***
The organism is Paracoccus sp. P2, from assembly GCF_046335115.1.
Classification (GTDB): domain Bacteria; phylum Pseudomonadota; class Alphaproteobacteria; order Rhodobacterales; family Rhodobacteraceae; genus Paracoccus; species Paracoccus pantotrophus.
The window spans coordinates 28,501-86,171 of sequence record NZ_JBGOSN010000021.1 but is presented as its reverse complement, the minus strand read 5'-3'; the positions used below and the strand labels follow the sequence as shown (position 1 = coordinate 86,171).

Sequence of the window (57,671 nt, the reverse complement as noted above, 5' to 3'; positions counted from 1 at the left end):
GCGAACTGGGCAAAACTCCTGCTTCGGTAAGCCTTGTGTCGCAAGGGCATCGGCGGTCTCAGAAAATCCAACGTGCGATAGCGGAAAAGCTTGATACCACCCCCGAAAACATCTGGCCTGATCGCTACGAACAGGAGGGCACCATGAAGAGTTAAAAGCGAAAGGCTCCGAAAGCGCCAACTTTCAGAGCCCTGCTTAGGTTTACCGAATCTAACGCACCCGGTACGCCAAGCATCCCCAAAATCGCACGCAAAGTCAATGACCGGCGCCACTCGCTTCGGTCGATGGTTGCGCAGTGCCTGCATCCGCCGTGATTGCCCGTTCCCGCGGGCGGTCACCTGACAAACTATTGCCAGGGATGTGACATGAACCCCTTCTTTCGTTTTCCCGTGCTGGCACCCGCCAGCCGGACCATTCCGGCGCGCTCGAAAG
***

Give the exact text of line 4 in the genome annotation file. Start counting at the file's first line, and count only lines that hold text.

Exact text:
Sequence of the window (57,671 nt, the reverse complement as noted above, 5' to 3'; positions counted from 1 at the left end):